From the moment I was accepted to the journalism program at the University of Washington a year and a half ago, I had my sights set on the Foreign Intrigue scholarship. The pamphlet they gave me said the scholarship offers financial support for six lucky students to be sent abroad to work at English-language news companies. Unlike the usual study abroad experience, each student would be sent to different countries, all alone, with only their luggage, their ambition, and their worries for company.
When the application opened back in January, I was hesitant. At that point, I only had one quarter in the major under my belt, and hardly any experience. It didn’t help that I can be prone to self-doubt. But with the nudging of my parents and a can-do spirit that surfaced inside of me at the last minute, I applied. A few weeks of anxious waiting passed until I got the email—it said I had been accepted and that three rounds of interviews were waiting for me. After the third and most intensive interview, I got an email saying that I was chosen to go to Jakarta, Indonesia.
Of course, I was proud and excited; but I really didn’t know what to expect. As a commuter student, I had never spent more than a week away from my parents. It would also be my first true glimpse into what it means to be an independent adult.
Fast forward to mid-June; I had landed at the airport in Jakarta, dazed and stunned that I was really about to spend nearly three months on my own in a brand-new country. I stepped out from the lobby and into one of Indonesia’s ubiquitous Blue Bird taxis, and sped onto the highway and into what would turn out to be a time of much needed growth and alien experiences.
The first month was rough beyond my wildest expectations. I already knew I would be blue with homesickness, but I wasn’t ready for the physical afflictions that awaited me. It started with persistent and intense red spots that covered my whole body. That was followed by a fainting spell one morning; that one turned out to be a mixture of stress and low blood sugar. It concluded with one last bang in the form of food poisoning. I was too weak to even pick up the phone, so I writhed in bed for a whole day and a half. I distinctly remember crying that I wanted to go home in both English and Japanese. That was bizarre.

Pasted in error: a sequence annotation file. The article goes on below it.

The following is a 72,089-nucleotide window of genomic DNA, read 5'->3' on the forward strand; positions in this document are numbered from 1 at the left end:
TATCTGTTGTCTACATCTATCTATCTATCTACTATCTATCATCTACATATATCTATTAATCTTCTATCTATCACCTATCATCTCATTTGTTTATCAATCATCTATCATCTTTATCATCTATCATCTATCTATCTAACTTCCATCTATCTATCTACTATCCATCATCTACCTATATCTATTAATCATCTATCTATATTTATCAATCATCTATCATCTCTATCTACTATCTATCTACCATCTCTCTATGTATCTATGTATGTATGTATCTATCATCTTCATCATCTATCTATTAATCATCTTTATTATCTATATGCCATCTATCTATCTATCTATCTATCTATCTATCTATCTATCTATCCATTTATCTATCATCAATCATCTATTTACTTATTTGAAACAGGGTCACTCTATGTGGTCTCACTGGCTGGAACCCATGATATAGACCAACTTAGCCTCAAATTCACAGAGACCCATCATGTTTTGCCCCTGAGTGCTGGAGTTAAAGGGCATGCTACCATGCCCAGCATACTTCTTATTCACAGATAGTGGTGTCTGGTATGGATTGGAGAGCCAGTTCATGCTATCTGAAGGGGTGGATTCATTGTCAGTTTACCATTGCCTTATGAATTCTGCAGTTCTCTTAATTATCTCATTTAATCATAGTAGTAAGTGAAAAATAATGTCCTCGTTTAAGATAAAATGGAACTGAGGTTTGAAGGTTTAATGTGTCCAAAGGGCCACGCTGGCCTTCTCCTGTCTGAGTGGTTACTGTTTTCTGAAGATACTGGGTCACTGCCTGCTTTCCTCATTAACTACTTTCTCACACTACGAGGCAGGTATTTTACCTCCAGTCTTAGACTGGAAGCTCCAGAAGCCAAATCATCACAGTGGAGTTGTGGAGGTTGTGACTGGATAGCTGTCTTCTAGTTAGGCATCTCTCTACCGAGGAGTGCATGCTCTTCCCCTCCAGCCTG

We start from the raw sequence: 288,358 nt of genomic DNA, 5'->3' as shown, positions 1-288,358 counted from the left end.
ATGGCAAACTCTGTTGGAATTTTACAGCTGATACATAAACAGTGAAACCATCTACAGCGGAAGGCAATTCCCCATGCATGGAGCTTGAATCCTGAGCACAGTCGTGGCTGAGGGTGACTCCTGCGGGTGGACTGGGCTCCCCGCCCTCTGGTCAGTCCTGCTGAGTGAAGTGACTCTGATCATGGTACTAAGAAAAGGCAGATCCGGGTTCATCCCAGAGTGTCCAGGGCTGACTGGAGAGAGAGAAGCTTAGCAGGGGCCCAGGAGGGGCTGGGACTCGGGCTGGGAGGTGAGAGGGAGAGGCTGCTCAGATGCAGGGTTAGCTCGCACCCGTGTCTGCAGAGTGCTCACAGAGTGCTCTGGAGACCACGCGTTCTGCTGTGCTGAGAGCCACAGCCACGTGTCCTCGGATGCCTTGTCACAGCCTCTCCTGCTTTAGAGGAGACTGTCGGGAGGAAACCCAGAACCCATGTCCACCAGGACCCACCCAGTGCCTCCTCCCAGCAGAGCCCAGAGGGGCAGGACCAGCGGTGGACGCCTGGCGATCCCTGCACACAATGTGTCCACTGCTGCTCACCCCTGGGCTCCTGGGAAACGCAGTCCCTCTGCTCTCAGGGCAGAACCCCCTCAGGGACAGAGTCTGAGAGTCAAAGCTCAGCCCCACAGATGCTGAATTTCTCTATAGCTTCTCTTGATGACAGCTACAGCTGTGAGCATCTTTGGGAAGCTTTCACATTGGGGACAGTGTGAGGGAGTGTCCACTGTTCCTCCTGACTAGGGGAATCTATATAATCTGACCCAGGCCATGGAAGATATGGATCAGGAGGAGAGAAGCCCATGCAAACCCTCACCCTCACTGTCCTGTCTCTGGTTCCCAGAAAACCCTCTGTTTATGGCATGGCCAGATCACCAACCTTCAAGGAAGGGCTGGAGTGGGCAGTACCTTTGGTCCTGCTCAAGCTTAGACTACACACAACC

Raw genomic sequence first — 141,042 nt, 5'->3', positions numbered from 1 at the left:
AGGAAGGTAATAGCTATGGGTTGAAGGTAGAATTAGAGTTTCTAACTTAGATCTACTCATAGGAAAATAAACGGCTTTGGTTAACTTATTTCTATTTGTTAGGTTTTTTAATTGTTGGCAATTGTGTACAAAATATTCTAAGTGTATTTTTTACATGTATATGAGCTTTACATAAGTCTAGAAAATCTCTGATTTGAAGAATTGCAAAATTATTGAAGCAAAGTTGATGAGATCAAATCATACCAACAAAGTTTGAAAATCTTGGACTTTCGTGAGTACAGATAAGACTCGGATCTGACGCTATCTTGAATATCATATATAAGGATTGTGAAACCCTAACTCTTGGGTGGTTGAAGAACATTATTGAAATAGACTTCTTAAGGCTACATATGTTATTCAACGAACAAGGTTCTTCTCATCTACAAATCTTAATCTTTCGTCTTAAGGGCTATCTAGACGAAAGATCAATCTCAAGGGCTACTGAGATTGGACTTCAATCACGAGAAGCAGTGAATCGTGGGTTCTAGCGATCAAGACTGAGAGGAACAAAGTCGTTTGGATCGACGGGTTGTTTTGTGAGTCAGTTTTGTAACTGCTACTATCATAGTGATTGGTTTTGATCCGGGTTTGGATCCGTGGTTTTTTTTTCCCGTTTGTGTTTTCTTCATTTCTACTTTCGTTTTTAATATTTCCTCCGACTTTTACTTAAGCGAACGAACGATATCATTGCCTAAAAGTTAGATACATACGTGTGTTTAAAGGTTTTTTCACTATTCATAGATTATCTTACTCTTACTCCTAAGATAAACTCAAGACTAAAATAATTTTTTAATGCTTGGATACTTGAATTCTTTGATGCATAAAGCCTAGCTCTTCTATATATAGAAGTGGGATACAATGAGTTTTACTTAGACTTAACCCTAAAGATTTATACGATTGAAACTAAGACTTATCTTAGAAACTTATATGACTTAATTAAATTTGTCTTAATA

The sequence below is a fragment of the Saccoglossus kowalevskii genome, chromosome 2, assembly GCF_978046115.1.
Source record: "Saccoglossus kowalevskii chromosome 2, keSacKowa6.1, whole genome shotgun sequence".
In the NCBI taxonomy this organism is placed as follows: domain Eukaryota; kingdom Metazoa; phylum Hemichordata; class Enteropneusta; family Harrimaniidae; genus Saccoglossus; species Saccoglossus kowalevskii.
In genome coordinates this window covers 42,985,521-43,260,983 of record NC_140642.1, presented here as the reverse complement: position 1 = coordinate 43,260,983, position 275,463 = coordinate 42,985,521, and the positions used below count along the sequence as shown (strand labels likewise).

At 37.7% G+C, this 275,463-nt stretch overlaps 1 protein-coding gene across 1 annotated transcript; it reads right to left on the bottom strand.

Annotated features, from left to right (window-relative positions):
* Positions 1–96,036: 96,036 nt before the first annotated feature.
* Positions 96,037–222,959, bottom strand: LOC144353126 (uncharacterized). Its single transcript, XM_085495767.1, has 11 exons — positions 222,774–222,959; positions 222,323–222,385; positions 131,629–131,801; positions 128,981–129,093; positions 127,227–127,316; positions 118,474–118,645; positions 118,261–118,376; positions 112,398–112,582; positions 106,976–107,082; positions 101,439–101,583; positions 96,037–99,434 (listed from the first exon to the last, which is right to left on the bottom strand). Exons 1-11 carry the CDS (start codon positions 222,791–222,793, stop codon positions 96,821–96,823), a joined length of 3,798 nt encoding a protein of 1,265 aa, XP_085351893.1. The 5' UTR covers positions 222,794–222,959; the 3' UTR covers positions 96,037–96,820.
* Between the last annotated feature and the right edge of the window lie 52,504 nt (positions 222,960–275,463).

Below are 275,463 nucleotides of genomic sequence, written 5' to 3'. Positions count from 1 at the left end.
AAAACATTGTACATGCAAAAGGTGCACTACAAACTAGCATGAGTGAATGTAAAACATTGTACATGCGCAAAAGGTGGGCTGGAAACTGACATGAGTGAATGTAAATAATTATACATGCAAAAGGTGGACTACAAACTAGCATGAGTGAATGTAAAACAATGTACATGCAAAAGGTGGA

Once all that subsided, I was able to get in the groove of my internship and life in Jakarta. I joined the big mob of motorbike riders on the street, got used to the spiciness that came with almost every food, and managed to handle small (very small) conversations with other people.
I was placed as a copywriter for Jakarta Globe’s English nightly news show. I didn’t have any experience with broadcast news before this, so everything was brand new. I learned that I actually liked working with scripts and finding the right video and right background music. As a print writer, the visual side of the news was something that I hadn’t really worked with before.
The news I got to cover was quite colorful too. I got behind the camera at a Canadian embassy event and took pictures with Indonesia’s fearless Minister of Fisheries at the American embassy’s Fourth of July bash. I tagged along to an interview with the spokesperson of Hizbut Tahrir Indonesia, recently banned by the government for allegedly threatening national unity. I also interviewed the curator and artist of an art show in a warehouse. The team tasked me with doing some voice overs for the news. It’s a strange thing to think that my voice was being heard by people tuning into the news across Jakarta.
My coworkers took me under their wings, and now I have a group of people that I can call my dear friends even when I’m back in Seattle. I was scared that I wouldn’t fit in, but they embraced me, zany jokes and all. Then again, they were quite creative jokesters themselves. I can have a hard time warming up to people, but I was able to chip away at the barrier that usually stands between me and others. They invited me to their homes, shared their thoughts, and inspired lots of laughter.
I also couldn’t have done all this if it weren’t for the support of my family and friends. There were times when I really just wanted to go home, but every time, someone was there to lift me up. When I got the red spots, I panic-called my brother and sister-in-law, who reached out to a friend of a friend living in Jakarta to take me to a clinic. After my stress and low blood sugar induced fainting spells, my parents immediately sent me a big box of snacks and food. My first ever care package!
During this trip, I had to survive and overcome so many things. Knowing that I was able to live on my own and do good work at an internship gave me a lot of confidence I didn’t have before. But at that heart of all that were the people who were there for me every step of the way. Now, I’m ready to take these lessons and memories and conquer new experiences in Seattle and abroad!
By Keiko DeLuca